Deities, conspiracies, politics, space aliens: you don’t actually have to believe in these to find them interesting. Just focus your attention not on the things themselves, but in how other people regard them, what they say when they talk about them, and why they think about them the way they do. Psychotherapist and onetime Freud protégé Carl Gustav Jung treated UFOs this way when he wrote his book Flying Saucers: A Modern Myth of Things Seen in the Skies, which examines “not the reality or unreality” of the titular phenomena, but their “psychic aspect,” and “what it may signify that these phenomena, whether real or imagined, are seen in such numbers just at a time” — the Cold War — “when humankind is menaced as never before in history.” As what Jung called a “modern myth,” UFOs qualify as real indeed.
In 1957, with Flying Saucers to appear the following year, New Republic editor Gilbert A. Harrison wanted to get this Jungian perspective on UFOs in his magazine. At the top of this post, you can see (via The Awl) a scan of Jung’s response to Harrison’s query, the text of which follows:
the problem of the Ufos is, as you rightly say, a very fascinating one, but it is as puzzling as it is fascinating; since, in spite of all observations I know of, there is no certainty about their very nature. On the other side, there is an overwhelming material pointing to their legendary or mythological aspect. As a matter of fact the psychological aspect is so impressive, that one almost must regret that the Ufos seem to be real after all. I have followed up the literature as much as possible and it looks to me as if something were seen and even confirmed by radar, but nobody knows exactly what is seen. In consideration of the psychological aspect of the phenomenon I have written a booklet about it, which is soon to appear. It is also in the process of being translated into English. Unfortunately being occupied with other tasks I am unable to meet your proposition. Being rather old, I have to economize my energies.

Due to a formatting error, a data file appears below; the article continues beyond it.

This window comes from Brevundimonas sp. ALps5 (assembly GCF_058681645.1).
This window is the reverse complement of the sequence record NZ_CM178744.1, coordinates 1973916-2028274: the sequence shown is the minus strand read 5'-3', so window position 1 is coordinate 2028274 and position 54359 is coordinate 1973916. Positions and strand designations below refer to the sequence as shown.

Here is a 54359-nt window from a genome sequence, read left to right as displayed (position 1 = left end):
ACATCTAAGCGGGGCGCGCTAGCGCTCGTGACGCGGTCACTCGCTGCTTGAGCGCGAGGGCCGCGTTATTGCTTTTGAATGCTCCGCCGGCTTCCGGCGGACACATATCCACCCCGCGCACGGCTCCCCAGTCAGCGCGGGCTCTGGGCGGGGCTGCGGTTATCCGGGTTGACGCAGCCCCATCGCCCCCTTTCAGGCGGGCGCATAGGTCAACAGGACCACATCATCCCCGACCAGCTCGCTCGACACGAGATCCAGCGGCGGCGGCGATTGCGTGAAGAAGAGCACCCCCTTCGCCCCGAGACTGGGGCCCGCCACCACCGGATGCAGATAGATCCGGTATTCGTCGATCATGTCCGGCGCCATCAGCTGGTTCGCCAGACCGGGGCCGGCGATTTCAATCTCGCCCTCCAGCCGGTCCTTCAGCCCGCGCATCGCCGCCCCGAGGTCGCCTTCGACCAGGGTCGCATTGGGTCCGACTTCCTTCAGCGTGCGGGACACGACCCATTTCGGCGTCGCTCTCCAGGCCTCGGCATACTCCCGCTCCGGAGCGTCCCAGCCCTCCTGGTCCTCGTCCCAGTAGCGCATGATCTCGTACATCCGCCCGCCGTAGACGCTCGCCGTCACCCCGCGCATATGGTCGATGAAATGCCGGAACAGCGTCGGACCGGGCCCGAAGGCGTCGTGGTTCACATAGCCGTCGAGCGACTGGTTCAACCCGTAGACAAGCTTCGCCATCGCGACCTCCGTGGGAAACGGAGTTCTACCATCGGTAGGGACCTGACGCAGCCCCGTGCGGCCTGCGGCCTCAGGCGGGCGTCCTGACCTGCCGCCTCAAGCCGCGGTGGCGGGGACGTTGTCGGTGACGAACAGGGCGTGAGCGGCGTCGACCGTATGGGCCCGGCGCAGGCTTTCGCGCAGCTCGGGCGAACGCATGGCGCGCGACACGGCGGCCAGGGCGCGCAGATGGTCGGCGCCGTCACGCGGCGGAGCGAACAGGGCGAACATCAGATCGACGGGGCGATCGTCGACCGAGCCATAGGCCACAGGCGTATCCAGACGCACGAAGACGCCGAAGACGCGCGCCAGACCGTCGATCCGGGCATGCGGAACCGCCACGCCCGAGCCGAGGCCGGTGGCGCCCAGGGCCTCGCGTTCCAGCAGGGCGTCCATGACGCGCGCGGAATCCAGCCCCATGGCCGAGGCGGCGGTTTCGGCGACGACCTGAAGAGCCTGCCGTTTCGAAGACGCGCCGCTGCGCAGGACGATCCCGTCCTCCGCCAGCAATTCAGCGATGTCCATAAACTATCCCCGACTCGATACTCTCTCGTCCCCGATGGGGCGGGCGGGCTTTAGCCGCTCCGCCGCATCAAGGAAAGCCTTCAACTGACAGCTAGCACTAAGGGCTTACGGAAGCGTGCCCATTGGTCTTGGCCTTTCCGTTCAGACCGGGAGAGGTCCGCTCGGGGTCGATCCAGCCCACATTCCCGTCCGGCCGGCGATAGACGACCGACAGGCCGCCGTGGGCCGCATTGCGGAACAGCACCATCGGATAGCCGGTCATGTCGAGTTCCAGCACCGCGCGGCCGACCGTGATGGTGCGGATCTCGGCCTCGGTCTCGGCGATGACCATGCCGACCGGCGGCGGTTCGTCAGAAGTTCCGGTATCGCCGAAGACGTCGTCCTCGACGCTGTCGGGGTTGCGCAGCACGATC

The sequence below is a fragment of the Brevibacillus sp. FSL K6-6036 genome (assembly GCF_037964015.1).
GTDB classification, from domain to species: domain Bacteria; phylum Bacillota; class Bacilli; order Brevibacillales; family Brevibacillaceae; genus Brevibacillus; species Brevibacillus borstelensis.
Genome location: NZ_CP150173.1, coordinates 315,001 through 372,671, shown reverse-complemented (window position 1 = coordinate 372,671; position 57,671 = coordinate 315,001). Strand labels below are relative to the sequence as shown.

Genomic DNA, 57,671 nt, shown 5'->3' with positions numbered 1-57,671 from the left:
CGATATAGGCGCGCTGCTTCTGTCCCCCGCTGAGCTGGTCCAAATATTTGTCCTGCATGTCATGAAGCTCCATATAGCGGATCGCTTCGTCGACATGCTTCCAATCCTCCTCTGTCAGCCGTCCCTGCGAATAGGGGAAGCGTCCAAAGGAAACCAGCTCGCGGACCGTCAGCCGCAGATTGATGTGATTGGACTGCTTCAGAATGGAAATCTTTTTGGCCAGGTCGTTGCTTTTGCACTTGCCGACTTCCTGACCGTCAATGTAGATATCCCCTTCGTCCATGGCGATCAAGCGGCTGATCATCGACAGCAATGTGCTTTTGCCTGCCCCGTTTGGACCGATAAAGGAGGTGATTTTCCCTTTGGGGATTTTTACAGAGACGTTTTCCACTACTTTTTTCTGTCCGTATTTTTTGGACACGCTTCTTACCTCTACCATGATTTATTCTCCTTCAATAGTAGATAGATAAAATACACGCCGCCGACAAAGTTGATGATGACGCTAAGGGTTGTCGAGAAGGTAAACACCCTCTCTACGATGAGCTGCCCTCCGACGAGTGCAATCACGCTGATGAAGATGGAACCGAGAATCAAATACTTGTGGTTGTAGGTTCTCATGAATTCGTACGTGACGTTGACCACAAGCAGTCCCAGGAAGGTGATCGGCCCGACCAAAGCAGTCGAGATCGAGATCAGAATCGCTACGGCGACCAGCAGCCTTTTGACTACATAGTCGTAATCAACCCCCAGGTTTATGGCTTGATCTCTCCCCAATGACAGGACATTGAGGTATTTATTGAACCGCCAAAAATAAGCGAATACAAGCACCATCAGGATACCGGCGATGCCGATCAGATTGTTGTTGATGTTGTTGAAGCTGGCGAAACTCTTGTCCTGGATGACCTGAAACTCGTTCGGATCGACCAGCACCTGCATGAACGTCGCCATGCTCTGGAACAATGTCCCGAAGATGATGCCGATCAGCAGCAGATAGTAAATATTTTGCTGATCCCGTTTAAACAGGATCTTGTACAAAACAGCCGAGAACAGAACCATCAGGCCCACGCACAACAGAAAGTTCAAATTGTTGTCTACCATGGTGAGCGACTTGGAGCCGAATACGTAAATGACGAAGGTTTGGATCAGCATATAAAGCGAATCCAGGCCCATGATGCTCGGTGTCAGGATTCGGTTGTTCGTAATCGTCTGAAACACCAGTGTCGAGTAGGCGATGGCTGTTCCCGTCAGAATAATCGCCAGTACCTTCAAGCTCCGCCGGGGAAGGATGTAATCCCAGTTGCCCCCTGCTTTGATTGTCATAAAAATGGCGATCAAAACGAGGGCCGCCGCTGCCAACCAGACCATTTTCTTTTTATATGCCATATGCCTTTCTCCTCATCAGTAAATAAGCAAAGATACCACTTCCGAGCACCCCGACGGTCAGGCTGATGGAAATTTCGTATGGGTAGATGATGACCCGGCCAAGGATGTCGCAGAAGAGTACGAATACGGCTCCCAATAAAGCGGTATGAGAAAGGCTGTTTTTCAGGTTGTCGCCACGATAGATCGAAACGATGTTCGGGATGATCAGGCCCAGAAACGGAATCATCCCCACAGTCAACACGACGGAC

Jung, as you can see, doubled his own interest in the subject by not only considering flying saucers a social phenomenon, but as a real physical phenomenon as well. Serious enthusiasts of both Jung and UFOs might consider bidding on the original letter, now up for auction. Estimated sale price: $2,000 to 3,000.
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Colin Marshall hosts and produces Notebook on Cities and Culture and writes essays on literature, film, cities, Asia, and aesthetics. He’s at work on a book about Los Angeles, A Los Angeles Primer. Follow him on Twitter at @colinmarshall.